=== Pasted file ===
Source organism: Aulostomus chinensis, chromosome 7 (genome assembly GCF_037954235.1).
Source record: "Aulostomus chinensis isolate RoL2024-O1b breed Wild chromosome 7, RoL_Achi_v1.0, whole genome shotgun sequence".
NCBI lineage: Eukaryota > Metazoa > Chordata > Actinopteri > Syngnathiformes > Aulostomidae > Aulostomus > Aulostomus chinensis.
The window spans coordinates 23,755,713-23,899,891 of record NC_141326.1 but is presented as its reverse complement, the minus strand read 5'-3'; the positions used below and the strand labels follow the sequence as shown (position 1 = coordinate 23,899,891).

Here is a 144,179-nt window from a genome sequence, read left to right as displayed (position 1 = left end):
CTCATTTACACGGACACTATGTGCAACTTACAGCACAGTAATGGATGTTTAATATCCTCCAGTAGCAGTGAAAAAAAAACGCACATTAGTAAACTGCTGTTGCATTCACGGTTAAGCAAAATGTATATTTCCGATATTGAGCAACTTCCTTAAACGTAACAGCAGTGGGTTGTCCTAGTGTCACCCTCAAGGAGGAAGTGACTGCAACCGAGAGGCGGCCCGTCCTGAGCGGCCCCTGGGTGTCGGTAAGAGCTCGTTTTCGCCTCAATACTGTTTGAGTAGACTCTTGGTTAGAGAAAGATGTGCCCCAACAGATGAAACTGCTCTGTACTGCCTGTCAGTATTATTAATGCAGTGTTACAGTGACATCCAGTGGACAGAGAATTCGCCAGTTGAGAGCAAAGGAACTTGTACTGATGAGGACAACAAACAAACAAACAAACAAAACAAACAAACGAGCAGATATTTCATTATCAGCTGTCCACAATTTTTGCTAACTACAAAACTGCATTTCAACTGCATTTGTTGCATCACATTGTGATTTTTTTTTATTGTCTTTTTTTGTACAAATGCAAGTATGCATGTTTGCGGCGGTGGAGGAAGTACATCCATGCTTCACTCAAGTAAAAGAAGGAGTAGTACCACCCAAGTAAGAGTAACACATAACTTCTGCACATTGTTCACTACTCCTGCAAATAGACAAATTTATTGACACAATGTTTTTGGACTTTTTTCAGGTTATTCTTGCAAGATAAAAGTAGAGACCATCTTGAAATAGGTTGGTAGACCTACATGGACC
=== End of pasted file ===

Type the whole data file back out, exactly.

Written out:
Source organism: Aulostomus chinensis, chromosome 7 (genome assembly GCF_037954235.1).
Source record: "Aulostomus chinensis isolate RoL2024-O1b breed Wild chromosome 7, RoL_Achi_v1.0, whole genome shotgun sequence".
NCBI lineage: Eukaryota > Metazoa > Chordata > Actinopteri > Syngnathiformes > Aulostomidae > Aulostomus > Aulostomus chinensis.
The window spans coordinates 23,755,713-23,899,891 of record NC_141326.1 but is presented as its reverse complement, the minus strand read 5'-3'; the positions used below and the strand labels follow the sequence as shown (position 1 = coordinate 23,899,891).

Here is a 144,179-nt window from a genome sequence, read left to right as displayed (position 1 = left end):
CTCATTTACACGGACACTATGTGCAACTTACAGCACAGTAATGGATGTTTAATATCCTCCAGTAGCAGTGAAAAAAAAACGCACATTAGTAAACTGCTGTTGCATTCACGGTTAAGCAAAATGTATATTTCCGATATTGAGCAACTTCCTTAAACGTAACAGCAGTGGGTTGTCCTAGTGTCACCCTCAAGGAGGAAGTGACTGCAACCGAGAGGCGGCCCGTCCTGAGCGGCCCCTGGGTGTCGGTAAGAGCTCGTTTTCGCCTCAATACTGTTTGAGTAGACTCTTGGTTAGAGAAAGATGTGCCCCAACAGATGAAACTGCTCTGTACTGCCTGTCAGTATTATTAATGCAGTGTTACAGTGACATCCAGTGGACAGAGAATTCGCCAGTTGAGAGCAAAGGAACTTGTACTGATGAGGACAACAAACAAACAAACAAACAAAACAAACAAACGAGCAGATATTTCATTATCAGCTGTCCACAATTTTTGCTAACTACAAAACTGCATTTCAACTGCATTTGTTGCATCACATTGTGATTTTTTTTTATTGTCTTTTTTTGTACAAATGCAAGTATGCATGTTTGCGGCGGTGGAGGAAGTACATCCATGCTTCACTCAAGTAAAAGAAGGAGTAGTACCACCCAAGTAAGAGTAACACATAACTTCTGCACATTGTTCACTACTCCTGCAAATAGACAAATTTATTGACACAATGTTTTTGGACTTTTTTCAGGTTATTCTTGCAAGATAAAAGTAGAGACCATCTTGAAATAGGTTGGTAGACCTACATGGACC